It is that time of year again when we must look into the future and plan for upcoming changes that may affect our industry. In doing so, we must start with a look at the global economy and more specifically the U.S. economy. With U.S. foreign trade hovering at just below $5 trillion per year, with exports of $2.2 trillion and imports of $2.7 trillion, and the fact that the vast majority of this trade is conducted with the use of ocean transportation, it is obvious that with a stronger economy comes stronger foreign trade. In short, the biggest impact on our industry remains to be the need for a steady consistent growth in the U.S. and world economies.
Beyond the effect the economy will have, there have also been some clear changes in technology and capital improvements that require mentioning as they too are going to create changes in our industry. The “new” Panama Canal is projected to be completed and open its new gates in the near future. This is expected to have some affect on ports of call and possibly alter trade patterns. In addition to the new canal locks, the ever-increasing size of vessels and the need for bigger cranes and larger berths to accommodate these larger vessels will have an effect on ports and trade patterns.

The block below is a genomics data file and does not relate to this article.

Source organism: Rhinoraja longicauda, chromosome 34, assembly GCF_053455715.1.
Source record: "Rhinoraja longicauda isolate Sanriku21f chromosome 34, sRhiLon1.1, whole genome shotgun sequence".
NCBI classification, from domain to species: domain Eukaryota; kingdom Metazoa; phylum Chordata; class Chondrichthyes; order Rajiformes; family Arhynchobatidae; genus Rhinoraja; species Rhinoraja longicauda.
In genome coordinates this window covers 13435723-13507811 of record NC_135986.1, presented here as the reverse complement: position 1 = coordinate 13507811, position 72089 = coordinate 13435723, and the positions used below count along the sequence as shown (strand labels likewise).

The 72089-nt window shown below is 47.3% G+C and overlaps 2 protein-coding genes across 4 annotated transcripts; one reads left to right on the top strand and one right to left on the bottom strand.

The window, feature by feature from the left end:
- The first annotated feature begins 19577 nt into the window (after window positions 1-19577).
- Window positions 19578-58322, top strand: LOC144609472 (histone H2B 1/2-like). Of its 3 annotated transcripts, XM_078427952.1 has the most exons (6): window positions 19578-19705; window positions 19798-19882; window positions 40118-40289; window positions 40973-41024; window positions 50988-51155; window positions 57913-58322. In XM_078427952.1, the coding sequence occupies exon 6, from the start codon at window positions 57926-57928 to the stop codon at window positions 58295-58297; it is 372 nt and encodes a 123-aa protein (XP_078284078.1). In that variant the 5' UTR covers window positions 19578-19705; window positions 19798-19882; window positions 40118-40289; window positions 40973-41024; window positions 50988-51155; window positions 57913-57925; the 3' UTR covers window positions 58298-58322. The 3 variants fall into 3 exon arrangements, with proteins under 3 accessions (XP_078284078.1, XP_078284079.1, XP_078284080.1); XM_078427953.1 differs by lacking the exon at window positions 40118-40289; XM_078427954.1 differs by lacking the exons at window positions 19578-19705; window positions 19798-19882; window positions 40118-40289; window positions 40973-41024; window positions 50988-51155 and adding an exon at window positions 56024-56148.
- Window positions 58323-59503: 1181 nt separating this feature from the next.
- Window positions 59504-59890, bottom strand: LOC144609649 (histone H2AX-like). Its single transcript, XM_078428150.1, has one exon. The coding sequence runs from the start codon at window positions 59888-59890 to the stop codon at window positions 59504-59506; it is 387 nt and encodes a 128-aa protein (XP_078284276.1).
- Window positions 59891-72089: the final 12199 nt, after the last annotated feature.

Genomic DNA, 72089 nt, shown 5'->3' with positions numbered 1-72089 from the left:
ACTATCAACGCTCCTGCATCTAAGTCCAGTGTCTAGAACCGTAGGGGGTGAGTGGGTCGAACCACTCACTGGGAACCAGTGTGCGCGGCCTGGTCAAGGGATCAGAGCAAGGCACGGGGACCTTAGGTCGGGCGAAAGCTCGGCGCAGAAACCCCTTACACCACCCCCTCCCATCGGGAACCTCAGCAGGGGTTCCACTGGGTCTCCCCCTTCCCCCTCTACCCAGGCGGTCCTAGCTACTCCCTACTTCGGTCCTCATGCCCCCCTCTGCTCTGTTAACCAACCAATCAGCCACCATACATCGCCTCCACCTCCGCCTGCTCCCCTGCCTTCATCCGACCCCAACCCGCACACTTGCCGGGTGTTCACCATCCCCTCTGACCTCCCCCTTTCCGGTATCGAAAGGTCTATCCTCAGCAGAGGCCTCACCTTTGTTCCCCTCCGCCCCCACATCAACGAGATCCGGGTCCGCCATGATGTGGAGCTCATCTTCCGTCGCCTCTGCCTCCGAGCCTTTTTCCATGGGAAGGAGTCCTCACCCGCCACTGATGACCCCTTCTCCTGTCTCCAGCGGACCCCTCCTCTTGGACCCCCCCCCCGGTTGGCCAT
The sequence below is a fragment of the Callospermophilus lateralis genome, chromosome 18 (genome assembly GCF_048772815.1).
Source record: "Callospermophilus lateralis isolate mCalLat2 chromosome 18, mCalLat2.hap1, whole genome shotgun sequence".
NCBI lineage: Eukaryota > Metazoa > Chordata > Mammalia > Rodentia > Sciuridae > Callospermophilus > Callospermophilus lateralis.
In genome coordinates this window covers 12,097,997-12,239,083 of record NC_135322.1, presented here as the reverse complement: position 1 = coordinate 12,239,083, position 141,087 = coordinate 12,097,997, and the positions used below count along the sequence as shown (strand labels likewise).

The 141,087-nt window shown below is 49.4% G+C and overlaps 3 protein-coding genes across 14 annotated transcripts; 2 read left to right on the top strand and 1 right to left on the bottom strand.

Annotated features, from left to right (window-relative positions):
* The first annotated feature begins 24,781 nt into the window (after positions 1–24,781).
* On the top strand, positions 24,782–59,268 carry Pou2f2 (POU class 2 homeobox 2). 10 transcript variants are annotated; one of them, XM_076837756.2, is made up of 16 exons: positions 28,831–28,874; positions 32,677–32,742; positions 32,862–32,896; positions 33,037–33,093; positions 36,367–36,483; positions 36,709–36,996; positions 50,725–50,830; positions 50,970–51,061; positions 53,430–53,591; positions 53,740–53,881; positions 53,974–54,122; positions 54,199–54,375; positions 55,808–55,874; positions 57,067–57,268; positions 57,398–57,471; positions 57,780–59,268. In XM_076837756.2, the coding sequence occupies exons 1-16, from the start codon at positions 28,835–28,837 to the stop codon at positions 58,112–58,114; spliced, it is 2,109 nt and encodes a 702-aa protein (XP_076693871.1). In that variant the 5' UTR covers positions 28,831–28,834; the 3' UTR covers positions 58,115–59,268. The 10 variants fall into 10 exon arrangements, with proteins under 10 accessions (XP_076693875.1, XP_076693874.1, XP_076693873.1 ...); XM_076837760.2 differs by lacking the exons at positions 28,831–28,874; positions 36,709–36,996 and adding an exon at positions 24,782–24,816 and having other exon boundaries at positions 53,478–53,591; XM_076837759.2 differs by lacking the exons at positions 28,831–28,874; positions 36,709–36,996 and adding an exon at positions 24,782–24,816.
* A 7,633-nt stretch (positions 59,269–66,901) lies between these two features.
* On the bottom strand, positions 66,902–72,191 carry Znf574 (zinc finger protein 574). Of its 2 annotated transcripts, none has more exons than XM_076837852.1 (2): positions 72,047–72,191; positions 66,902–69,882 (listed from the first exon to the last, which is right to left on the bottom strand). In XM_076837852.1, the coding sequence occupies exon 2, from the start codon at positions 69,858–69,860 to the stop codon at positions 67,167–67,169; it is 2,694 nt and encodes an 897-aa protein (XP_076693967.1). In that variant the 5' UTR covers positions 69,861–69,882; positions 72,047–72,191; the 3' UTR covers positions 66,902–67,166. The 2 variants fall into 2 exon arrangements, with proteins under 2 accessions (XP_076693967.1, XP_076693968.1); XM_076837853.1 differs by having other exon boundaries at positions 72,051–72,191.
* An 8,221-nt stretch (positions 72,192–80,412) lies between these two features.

Finally, we must continue to recognize and adjust for the effects the fuel market has on our industry. Between the steady increase in the cost of crude and the drive for a more “green” environment, the industry has begun to look to fuel alternatives. The use of natural gas as a fuel in oceangoing vessels, assist tugs and brown water push-boats is real, and this change will most certainly have an affect on operating cost.
Angus R. Cooper II is Chairman and CEO of Cooper/T. Smith.